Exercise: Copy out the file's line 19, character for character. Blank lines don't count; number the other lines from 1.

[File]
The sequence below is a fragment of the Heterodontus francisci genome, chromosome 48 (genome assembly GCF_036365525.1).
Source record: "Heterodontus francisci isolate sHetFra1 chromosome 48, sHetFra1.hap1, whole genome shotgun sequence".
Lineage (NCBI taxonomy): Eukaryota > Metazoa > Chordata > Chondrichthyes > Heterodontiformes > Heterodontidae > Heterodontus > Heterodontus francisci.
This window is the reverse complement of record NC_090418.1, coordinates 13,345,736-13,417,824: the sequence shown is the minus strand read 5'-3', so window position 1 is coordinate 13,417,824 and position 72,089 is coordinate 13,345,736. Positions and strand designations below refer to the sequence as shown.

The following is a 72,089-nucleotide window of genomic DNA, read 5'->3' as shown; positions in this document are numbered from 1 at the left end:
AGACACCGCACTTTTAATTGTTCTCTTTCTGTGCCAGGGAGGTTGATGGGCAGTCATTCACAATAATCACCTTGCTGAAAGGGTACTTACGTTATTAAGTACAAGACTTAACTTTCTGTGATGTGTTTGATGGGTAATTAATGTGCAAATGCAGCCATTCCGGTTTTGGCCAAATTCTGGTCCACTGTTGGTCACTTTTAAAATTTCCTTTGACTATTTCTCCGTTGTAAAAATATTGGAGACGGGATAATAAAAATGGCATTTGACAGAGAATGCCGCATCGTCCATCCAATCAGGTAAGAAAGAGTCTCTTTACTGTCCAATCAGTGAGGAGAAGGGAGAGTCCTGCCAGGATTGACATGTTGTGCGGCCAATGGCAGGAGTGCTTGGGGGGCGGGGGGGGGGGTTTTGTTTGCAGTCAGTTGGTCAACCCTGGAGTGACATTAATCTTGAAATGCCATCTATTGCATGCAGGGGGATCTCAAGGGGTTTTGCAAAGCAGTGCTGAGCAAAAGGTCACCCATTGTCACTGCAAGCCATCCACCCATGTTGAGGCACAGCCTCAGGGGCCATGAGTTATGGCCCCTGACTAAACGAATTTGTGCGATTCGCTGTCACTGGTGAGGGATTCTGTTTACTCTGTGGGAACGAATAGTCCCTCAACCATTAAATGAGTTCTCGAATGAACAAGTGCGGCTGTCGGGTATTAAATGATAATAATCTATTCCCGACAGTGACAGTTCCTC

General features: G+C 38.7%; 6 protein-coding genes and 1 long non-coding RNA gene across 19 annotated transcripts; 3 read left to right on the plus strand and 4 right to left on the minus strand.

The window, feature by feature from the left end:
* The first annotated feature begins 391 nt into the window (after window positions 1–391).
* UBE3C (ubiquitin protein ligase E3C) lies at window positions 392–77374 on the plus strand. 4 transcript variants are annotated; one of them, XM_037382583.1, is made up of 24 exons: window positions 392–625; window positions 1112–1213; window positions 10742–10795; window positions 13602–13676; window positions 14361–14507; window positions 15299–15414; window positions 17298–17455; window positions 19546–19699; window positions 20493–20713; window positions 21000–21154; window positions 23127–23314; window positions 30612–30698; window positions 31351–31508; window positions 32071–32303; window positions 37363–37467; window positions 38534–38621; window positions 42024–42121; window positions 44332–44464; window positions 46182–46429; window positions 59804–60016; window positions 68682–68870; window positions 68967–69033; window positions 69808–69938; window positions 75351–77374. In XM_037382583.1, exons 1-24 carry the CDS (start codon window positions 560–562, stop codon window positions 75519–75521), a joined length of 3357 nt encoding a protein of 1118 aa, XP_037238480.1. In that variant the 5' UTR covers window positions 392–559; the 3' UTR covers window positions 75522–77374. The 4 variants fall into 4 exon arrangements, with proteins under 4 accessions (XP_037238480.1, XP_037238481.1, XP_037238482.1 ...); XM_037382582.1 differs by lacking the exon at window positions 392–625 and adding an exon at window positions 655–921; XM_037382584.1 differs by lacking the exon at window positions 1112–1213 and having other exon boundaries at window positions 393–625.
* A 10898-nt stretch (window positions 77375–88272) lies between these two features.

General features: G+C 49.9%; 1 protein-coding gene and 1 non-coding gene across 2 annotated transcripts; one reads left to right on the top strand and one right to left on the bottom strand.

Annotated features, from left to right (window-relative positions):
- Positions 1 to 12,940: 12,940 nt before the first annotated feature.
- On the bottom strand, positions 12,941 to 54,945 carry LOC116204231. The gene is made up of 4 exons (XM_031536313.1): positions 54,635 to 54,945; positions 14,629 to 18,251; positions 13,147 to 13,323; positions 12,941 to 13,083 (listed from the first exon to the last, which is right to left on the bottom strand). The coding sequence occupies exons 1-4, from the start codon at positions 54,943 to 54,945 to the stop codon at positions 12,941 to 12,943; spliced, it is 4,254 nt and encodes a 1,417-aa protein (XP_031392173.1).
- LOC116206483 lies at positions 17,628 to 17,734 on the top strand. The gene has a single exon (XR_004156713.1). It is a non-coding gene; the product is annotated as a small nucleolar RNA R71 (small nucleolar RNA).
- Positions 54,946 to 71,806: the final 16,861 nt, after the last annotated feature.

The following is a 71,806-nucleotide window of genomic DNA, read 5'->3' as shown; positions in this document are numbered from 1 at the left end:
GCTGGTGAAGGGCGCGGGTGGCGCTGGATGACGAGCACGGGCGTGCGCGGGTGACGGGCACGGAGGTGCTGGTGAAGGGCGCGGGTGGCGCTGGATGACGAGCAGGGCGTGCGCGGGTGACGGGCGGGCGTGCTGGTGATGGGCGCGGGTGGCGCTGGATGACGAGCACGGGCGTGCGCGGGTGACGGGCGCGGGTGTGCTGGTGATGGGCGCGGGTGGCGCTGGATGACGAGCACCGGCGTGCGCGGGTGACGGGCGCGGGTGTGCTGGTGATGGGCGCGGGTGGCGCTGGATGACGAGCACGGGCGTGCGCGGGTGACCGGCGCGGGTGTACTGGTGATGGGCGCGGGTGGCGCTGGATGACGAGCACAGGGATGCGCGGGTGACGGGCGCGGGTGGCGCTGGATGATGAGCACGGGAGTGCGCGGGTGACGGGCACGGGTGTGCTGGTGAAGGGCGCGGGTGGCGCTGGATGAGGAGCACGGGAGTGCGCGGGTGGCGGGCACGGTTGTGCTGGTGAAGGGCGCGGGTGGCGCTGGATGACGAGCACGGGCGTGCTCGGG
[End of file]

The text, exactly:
GCTGGTGAAGGGCGCGGGTGGCGCTGGATGACGAGCACGGGCGTGCGCGGGTGACGGGCACGGAGGTGCTGGTGAAGGGCGCGGGTGGCGCTGGATGACGAGCAGGGCGTGCGCGGGTGACGGGCGGGCGTGCTGGTGATGGGCGCGGGTGGCGCTGGATGACGAGCACGGGCGTGCGCGGGTGACGGGCGCGGGTGTGCTGGTGATGGGCGCGGGTGGCGCTGGATGACGAGCACCGGCGTGCGCGGGTGACGGGCGCGGGTGTGCTGGTGATGGGCGCGGGTGGCGCTGGATGACGAGCACGGGCGTGCGCGGGTGACCGGCGCGGGTGTACTGGTGATGGGCGCGGGTGGCGCTGGATGACGAGCACAGGGATGCGCGGGTGACGGGCGCGGGTGGCGCTGGATGATGAGCACGGGAGTGCGCGGGTGACGGGCACGGGTGTGCTGGTGAAGGGCGCGGGTGGCGCTGGATGAGGAGCACGGGAGTGCGCGGGTGGCGGGCACGGTTGTGCTGGTGAAGGGCGCGGGTGGCGCTGGATGACGAGCACGGGCGTGCTCGGG